Melissa at Proffitt.com
Mon Jan 26 23:06:07 EST 2004
On Sun, 25 Jan 2004 20:53:05 -0000, Dorian E. Gray wrote:
> Melissa replied to me...
> > > I'm totally missing what you feel is wrong with this. "attention to
> > >is the direct object of the sentence. Both "so good" and "feel so right"
> > >the verb ("is this which makes the book"). Okay, that's an adverbial
> > >something.
> > Because the two phrases which follow are "makes the book so good" and "feel
> > so right." So the full modified phrases are "attention to detail which
> > makes the book so good" and "attention to detail which *feel* so right."
> > It's not parallel construction.
> Am I missing something here? Because I see the full modified phrases as
>"attention to detail which makes the book so good" and "attention to detail
>which makes the book feel so right". And those are parallel, and it's all good.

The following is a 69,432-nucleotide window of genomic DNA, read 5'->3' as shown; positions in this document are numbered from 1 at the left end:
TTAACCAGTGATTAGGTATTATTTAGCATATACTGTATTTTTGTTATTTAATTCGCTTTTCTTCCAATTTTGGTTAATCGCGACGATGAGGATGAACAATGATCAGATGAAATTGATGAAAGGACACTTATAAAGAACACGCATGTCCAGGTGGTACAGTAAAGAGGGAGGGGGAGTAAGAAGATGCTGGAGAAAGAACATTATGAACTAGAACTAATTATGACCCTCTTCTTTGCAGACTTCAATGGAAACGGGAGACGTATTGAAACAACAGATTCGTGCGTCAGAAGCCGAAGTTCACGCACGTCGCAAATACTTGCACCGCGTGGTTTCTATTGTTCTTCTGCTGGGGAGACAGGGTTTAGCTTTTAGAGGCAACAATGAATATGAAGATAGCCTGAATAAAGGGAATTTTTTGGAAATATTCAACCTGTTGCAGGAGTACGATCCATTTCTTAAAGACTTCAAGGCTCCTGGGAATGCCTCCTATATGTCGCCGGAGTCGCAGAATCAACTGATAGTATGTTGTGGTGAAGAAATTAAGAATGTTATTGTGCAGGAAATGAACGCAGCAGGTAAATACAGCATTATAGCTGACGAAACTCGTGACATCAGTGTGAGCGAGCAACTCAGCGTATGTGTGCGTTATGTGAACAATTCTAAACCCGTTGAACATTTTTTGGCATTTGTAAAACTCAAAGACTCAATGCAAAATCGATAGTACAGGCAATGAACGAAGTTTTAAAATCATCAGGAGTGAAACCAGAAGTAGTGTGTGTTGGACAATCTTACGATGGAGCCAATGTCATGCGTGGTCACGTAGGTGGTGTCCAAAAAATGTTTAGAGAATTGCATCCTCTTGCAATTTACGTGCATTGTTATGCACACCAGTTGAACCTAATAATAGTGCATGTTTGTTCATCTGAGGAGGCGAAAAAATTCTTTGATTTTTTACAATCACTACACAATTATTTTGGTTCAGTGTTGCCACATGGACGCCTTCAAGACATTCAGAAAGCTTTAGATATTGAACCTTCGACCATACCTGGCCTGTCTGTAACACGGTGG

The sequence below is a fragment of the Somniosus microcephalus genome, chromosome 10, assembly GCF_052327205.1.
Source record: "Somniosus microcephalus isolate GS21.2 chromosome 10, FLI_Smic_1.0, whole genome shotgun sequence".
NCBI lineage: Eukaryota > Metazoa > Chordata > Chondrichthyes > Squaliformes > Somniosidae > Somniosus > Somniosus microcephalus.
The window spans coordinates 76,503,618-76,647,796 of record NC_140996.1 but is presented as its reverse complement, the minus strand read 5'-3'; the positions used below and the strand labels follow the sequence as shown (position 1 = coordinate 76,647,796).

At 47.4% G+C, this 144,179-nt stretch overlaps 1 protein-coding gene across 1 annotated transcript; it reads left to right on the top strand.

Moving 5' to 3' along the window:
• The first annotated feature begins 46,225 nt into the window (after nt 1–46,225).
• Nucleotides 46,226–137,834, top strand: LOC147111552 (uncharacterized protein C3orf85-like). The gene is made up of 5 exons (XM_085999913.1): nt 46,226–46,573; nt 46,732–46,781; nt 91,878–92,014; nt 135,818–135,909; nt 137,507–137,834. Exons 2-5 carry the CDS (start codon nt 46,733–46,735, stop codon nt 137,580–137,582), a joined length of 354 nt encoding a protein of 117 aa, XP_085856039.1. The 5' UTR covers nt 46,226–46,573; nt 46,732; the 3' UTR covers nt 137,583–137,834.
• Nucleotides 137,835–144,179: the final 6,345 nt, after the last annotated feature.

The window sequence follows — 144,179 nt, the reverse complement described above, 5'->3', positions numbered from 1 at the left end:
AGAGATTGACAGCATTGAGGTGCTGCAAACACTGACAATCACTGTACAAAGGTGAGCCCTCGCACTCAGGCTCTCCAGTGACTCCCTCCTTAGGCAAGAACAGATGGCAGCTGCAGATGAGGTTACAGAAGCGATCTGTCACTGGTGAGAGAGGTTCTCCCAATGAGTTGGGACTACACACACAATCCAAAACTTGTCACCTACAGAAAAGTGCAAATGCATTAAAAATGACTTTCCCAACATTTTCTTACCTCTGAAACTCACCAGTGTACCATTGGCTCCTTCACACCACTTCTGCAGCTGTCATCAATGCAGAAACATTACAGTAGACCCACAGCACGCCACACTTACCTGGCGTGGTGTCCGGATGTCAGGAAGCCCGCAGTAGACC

Those sentences are parallel, but in truth I wouldn't have pulled them out
of the original sentence. If you were diagramming it (and it's been a very
long time, so this will be very broad) you would have "attention to detail"
and then "which" hanging down from that, and the two clauses coming off of
"which." In order to have "makes the book" apply to both clauses, you would
have to modify either "so good" or "feel so right" to be parallel
themselves: either add a verb to the first, or cut "feel" out of the second.
That may still not make sense (present tense usage!) but that's why I read
the sentence the way I do.
I think life was happier when we were taught to diagram sentences properly.
It's like the verbal equivalent of the geometric proof...all nice and tidy
and orderly. Now I'm just flailing around. I knew a homeschooling mom once
who used her ability to diagram to wring a proper settlement out of an
insurance company. Using one's powers for good, indeed.
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